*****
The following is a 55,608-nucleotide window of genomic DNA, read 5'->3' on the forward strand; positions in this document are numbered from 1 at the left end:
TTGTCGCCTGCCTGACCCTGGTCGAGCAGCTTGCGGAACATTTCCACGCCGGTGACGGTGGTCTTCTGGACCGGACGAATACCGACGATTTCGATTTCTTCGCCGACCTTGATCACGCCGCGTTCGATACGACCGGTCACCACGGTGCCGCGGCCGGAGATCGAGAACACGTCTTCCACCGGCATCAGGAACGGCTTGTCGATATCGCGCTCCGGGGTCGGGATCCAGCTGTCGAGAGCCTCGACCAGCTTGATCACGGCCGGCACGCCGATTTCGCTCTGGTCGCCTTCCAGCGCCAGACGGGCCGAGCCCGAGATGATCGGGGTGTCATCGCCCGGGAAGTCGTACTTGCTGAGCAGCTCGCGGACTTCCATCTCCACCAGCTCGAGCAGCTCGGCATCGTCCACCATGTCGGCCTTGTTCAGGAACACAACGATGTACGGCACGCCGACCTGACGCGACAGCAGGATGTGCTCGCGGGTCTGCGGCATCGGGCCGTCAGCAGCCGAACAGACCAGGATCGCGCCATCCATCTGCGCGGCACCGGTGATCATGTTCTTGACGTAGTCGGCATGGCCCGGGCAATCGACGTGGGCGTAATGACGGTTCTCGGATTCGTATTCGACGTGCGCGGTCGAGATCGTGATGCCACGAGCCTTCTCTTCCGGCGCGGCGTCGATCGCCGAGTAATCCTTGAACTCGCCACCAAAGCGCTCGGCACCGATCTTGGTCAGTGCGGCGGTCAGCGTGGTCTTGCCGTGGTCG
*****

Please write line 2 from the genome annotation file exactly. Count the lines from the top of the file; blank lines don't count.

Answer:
TTGTCGCCTGCCTGACCCTGGTCGAGCAGCTTGCGGAACATTTCCACGCCGGTGACGGTGGTCTTCTGGACCGGACGAATACCGACGATTTCGATTTCTTCGCCGACCTTGATCACGCCGCGTTCGATACGACCGGTCACCACGGTGCCGCGGCCGGAGATCGAGAACACGTCTTCCACCGGCATCAGGAACGGCTTGTCGATATCGCGCTCCGGGGTCGGGATCCAGCTGTCGAGAGCCTCGACCAGCTTGATCACGGCCGGCACGCCGATTTCGCTCTGGTCGCCTTCCAGCGCCAGACGGGCCGAGCCCGAGATGATCGGGGTGTCATCGCCCGGGAAGTCGTACTTGCTGAGCAGCTCGCGGACTTCCATCTCCACCAGCTCGAGCAGCTCGGCATCGTCCACCATGTCGGCCTTGTTCAGGAACACAACGATGTACGGCACGCCGACCTGACGCGACAGCAGGATGTGCTCGCGGGTCTGCGGCATCGGGCCGTCAGCAGCCGAACAGACCAGGATCGCGCCATCCATCTGCGCGGCACCGGTGATCATGTTCTTGACGTAGTCGGCATGGCCCGGGCAATCGACGTGGGCGTAATGACGGTTCTCGGATTCGTATTCGACGTGCGCGGTCGAGATCGTGATGCCACGAGCCTTCTCTTCCGGCGCGGCGTCGATCGCCGAGTAATCCTTGAACTCGCCACCAAAGCGCTCGGCACCGATCTTGGTCAGTGCGGCGGTCAGCGTGGTCTTGCCGTGGTCG